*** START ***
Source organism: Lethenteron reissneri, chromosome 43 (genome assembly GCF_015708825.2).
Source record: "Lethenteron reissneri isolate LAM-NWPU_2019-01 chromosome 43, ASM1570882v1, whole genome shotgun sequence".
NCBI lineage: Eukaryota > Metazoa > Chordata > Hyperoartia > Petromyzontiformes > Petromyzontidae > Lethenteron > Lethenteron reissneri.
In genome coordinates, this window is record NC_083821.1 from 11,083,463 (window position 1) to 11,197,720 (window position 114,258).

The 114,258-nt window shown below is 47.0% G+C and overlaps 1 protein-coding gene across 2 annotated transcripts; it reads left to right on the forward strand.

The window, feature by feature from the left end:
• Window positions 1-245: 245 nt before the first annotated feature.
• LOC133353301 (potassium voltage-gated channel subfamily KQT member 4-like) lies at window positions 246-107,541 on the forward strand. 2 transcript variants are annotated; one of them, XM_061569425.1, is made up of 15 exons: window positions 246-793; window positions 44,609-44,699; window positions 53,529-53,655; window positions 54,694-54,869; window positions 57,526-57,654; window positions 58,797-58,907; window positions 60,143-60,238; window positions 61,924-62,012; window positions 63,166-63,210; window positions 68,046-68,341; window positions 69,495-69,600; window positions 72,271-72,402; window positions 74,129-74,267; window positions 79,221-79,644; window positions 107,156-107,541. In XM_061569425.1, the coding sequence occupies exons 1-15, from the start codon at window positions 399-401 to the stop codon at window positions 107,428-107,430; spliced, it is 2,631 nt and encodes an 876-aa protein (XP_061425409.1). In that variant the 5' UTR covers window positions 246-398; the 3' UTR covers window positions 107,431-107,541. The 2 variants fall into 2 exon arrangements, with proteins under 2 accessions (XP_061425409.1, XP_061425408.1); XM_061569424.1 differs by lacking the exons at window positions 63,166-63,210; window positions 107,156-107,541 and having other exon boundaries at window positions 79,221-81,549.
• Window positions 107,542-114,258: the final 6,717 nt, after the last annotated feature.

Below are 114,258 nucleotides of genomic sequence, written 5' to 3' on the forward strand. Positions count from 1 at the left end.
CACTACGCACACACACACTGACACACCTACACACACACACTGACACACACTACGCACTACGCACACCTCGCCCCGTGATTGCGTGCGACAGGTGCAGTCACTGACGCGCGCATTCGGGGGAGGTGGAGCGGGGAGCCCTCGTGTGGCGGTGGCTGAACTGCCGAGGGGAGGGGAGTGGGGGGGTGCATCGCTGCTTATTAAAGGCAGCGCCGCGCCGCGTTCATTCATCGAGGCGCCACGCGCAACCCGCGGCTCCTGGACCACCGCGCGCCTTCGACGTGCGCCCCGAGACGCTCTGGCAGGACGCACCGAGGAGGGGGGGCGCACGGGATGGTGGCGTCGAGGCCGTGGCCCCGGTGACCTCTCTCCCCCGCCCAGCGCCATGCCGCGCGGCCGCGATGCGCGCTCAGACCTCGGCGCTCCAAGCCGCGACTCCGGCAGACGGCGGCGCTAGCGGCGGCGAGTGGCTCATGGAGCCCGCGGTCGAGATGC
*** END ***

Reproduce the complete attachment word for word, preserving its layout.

Source organism: Lethenteron reissneri, chromosome 43 (genome assembly GCF_015708825.2).
Source record: "Lethenteron reissneri isolate LAM-NWPU_2019-01 chromosome 43, ASM1570882v1, whole genome shotgun sequence".
NCBI lineage: Eukaryota > Metazoa > Chordata > Hyperoartia > Petromyzontiformes > Petromyzontidae > Lethenteron > Lethenteron reissneri.
In genome coordinates, this window is record NC_083821.1 from 11,083,463 (window position 1) to 11,197,720 (window position 114,258).

The 114,258-nt window shown below is 47.0% G+C and overlaps 1 protein-coding gene across 2 annotated transcripts; it reads left to right on the forward strand.

The window, feature by feature from the left end:
• Window positions 1-245: 245 nt before the first annotated feature.
• LOC133353301 (potassium voltage-gated channel subfamily KQT member 4-like) lies at window positions 246-107,541 on the forward strand. 2 transcript variants are annotated; one of them, XM_061569425.1, is made up of 15 exons: window positions 246-793; window positions 44,609-44,699; window positions 53,529-53,655; window positions 54,694-54,869; window positions 57,526-57,654; window positions 58,797-58,907; window positions 60,143-60,238; window positions 61,924-62,012; window positions 63,166-63,210; window positions 68,046-68,341; window positions 69,495-69,600; window positions 72,271-72,402; window positions 74,129-74,267; window positions 79,221-79,644; window positions 107,156-107,541. In XM_061569425.1, the coding sequence occupies exons 1-15, from the start codon at window positions 399-401 to the stop codon at window positions 107,428-107,430; spliced, it is 2,631 nt and encodes an 876-aa protein (XP_061425409.1). In that variant the 5' UTR covers window positions 246-398; the 3' UTR covers window positions 107,431-107,541. The 2 variants fall into 2 exon arrangements, with proteins under 2 accessions (XP_061425409.1, XP_061425408.1); XM_061569424.1 differs by lacking the exons at window positions 63,166-63,210; window positions 107,156-107,541 and having other exon boundaries at window positions 79,221-81,549.
• Window positions 107,542-114,258: the final 6,717 nt, after the last annotated feature.

Below are 114,258 nucleotides of genomic sequence, written 5' to 3' on the forward strand. Positions count from 1 at the left end.
CACTACGCACACACACACTGACACACCTACACACACACACTGACACACACTACGCACTACGCACACCTCGCCCCGTGATTGCGTGCGACAGGTGCAGTCACTGACGCGCGCATTCGGGGGAGGTGGAGCGGGGAGCCCTCGTGTGGCGGTGGCTGAACTGCCGAGGGGAGGGGAGTGGGGGGGTGCATCGCTGCTTATTAAAGGCAGCGCCGCGCCGCGTTCATTCATCGAGGCGCCACGCGCAACCCGCGGCTCCTGGACCACCGCGCGCCTTCGACGTGCGCCCCGAGACGCTCTGGCAGGACGCACCGAGGAGGGGGGGCGCACGGGATGGTGGCGTCGAGGCCGTGGCCCCGGTGACCTCTCTCCCCCGCCCAGCGCCATGCCGCGCGGCCGCGATGCGCGCTCAGACCTCGGCGCTCCAAGCCGCGACTCCGGCAGACGGCGGCGCTAGCGGCGGCGAGTGGCTCATGGAGCCCGCGGTCGAGATGC